Local restaurants

Coffin Sally on Sackville Street will have you thinking you’re in Fitzroy, thanks to its laidback young surfer owners, mellow tunes and fuss-free brick interior. The pizzas are excellent, as are the cocktails (alternatively, sink a jug of Pimm’s). For something a little more formal, book a table at little Merrijig Inn at 1 Campbell Street. The ambitious chef rustles up dishes worthy of their price tag, including hot-tea-smoked salmon salad with smoked tomato, radish pods and a seafood consommé jelly with samphire. For relaxed lunches, fresh salads and smoothies, head to Home Grown Port Fairy.


Photos Drift House reviews
Clare Cousins

Anonymous review

By Clare Cousins, Architect

Beach-obsessed Aussies love a weekender within two hours drive of the city. However, I find beach towns further out of town more desirable for their quiet demeanour and lack of day-trippers. Quiet, calm and recharge: our mottoes this weekend during our stay at home-away-from-home Drift House hotel in Victoria.
City lights fade behind us as we settle into the picturesque evening drive to Port Fairy passing through the golden landscape of the Western Plains. We arrive late and are greeted by our friendly host who offers to show us two available rooms for us to select from. Both are large and uniquely decorated – a difficult choice, as they both entice for our two-night stay. We choose the suite on the historic building’s first floor; it’s painted a calming soft green, and French doors lead to a large private veranda – the host agrees with our choice given the expectant fine weather. A breakfast hamper for the next morning is delivered and our newspaper preferences noted; we’re wished good night and left to settle in.

When the door closes my habit of inspecting hotels like I’m buying them kicks in: what’s in the hamper? Where is the storage? Which toiletries are there in the bathroom? Tick, tick, tick…  More apartment than hotel room, the suite is divided into living and sleeping spaces by a pod containing the ensuite bathroom. The living room has a large designer sofa and a selection of inspiring books and magazines. A kitchenette is integrated into a long sleek bench, with a hob, sink and concealed appliances. There are no electric corded kettles here, rather a classic kettle we place  on the hob to make herbal tea before bed. Under a small glass cloche are two home-made yo-yo biscuits, just like my grandmother used to make. A card extends informs us that these biscuits have won second place at the Port Fairy Show for three years in a row. Biting into one, I understand why. We unpack our belongings onto a long timber bench (much more practical that a wardrobe) then get comfy in bed, leaving our city thoughts behind.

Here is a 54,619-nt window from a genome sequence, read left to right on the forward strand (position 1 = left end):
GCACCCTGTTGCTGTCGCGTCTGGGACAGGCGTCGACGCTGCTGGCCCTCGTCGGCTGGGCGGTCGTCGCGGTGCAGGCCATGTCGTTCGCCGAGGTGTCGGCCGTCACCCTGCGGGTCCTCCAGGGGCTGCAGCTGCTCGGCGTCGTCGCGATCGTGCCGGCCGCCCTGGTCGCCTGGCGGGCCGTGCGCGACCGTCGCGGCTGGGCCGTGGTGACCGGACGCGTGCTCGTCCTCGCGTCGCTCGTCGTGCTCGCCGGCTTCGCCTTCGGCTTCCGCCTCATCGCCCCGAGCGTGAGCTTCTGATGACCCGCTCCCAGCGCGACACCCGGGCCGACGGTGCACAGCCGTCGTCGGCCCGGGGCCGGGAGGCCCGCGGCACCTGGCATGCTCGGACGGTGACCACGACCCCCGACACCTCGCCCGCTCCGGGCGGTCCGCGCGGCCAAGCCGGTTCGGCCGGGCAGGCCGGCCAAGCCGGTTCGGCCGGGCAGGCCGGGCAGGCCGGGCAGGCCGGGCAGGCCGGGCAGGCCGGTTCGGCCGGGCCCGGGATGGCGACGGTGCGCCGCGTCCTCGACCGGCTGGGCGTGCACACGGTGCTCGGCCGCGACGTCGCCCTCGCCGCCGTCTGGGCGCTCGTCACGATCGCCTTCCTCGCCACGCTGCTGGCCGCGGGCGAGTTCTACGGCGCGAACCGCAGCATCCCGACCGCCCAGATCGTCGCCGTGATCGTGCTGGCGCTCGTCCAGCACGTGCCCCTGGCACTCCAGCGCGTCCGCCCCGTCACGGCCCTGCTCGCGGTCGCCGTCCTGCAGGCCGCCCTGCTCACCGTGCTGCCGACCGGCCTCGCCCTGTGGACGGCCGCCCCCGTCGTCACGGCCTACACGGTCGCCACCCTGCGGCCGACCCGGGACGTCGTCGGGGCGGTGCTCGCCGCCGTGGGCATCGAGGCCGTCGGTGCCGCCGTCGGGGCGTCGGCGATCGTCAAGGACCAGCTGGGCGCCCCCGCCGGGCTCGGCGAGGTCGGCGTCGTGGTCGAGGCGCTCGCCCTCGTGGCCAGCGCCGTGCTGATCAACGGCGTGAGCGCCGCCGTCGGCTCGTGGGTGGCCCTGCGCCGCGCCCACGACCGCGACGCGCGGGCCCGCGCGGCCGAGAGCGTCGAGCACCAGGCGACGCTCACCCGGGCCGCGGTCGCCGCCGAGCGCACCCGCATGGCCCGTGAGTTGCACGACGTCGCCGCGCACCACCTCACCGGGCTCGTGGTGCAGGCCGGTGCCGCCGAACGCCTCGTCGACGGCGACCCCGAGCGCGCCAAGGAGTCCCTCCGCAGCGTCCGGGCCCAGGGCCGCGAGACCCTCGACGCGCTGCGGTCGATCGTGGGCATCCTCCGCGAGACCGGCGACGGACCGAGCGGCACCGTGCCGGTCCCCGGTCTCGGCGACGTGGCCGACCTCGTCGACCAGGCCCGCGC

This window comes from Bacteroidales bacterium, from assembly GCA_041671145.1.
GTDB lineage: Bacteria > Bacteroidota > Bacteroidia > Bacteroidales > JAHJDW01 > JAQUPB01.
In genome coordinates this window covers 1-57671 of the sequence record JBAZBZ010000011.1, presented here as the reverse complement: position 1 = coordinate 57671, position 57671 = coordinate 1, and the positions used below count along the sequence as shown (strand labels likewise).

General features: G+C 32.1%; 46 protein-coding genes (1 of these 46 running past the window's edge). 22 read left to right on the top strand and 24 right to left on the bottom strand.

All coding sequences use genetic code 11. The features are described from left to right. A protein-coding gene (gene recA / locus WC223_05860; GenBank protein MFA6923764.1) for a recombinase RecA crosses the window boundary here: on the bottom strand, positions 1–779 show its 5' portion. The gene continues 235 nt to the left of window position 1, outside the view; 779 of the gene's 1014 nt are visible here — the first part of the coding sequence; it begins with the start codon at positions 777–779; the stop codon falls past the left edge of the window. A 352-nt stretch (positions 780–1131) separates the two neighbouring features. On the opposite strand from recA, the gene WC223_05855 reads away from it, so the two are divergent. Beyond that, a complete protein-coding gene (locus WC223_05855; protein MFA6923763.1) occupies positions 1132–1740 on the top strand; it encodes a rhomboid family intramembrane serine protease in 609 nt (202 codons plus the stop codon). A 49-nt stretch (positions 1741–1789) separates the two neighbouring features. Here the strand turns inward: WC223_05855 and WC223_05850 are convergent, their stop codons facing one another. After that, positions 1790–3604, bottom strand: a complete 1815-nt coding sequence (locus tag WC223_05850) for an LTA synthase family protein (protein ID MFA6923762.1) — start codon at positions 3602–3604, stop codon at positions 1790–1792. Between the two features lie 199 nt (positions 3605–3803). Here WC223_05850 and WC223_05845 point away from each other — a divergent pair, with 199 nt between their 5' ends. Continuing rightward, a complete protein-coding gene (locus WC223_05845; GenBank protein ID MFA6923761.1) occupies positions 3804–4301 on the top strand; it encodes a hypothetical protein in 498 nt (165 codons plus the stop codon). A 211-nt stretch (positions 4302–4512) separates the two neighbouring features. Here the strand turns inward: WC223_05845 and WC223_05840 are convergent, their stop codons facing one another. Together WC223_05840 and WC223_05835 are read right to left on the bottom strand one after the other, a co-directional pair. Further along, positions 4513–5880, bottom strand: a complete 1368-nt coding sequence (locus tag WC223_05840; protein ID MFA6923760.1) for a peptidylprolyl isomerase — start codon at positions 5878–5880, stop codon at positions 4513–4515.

In the morning we sit at our table for two in the living room to enjoy home-made granola, poached pears and coconut sheep’s milk yoghurt followed by soft-boiled eggs, avocado, Illawara bread and house-made dukka. Having to make your own breakfast on holiday sounds tedious, but it’s a pleasure to eat when you please, in your quiet sanctuary.  The room’s well equipped with teas and a Nespresso machine, but we head into town for a hit of caffeine. 

We discover a farmers’ market in full swing. 'Ooh, a market', I exclaim, Mr Smith rolls his eyes. Markets are my weakness, particularly flea markets with vintage trinkets just too good to leave behind. No vintage here, but a neat row of tents display local wines, lavender-scented skin products, home-knitted booties, freshly picked veggies and baked goods. Generous take-home tubs of yo-yo biscuits catch my eye. I resist, this time. A small sign signals the Farmer's Wife, a bijou café accessed via a narrow, stone-walled path. We order coffee and house-made chocolate brownies, then sit outside and savour, before wandering the quiet streets, admiring the extensive heritage buildings, many built in the 1850s. Their robust bluestone façades and external stone chimneys take you to another time, when Port Fairy was a booming fishing hub.

We buy some local delicacies to take back to our room for lunch, to enjoy with the free local Pinot Gris by Basalt in our room. Our veranda sits in the shade of Norfolk Island pines as old as the handsome stone hotel, and our elevated viewpoint overlooks the Moyne River mouth and a snippet of ocean – just enough to check the surf at Eastern Beach. The finely structured wine goes down nicely; just as I'm contemplating a siesta, Mr Smith suggests a walk to the lighthouse. We follow the river, inspecting delightful old-school timber fishing boats and cruisers tied to the jetty. The historic lighthouse stands alone on Griffith Island; it’s a unique nesting ground for shearwater birds (who migrate to Alaska each year!). We take the boardwalk path around it and sit on large beach rocks to take in the view. Later we opt for a casual dinner at pizzeria Coffin Sally, which is thronged with people on this balmy night. Known for their pizza, they live up to their reputation serving up topping-heavy 11-inchers that would fare well against Melbourne’s finest. We enjoy the short walk home before we ‘pull up stumps’ for the night.

We wake up, and with nowhere to rush to Mr Smith boils our eggs and we sit down for a long, lazy breakfast. When noon arrives we pack our bags, including a stash of show-winning yo-yo biscuits from the maxibar. As we say goodbye to our host in the fledgling garden, we realise we didn't visit the small plunge pool, a recent addition still settling into the landscape. But, it’s good to have a reason to return. We begin the scenic drive home, fuelled by yo-yos, both quiet, calm and recharged. Tick, tick, tick.

Book now

Price per night from $302.30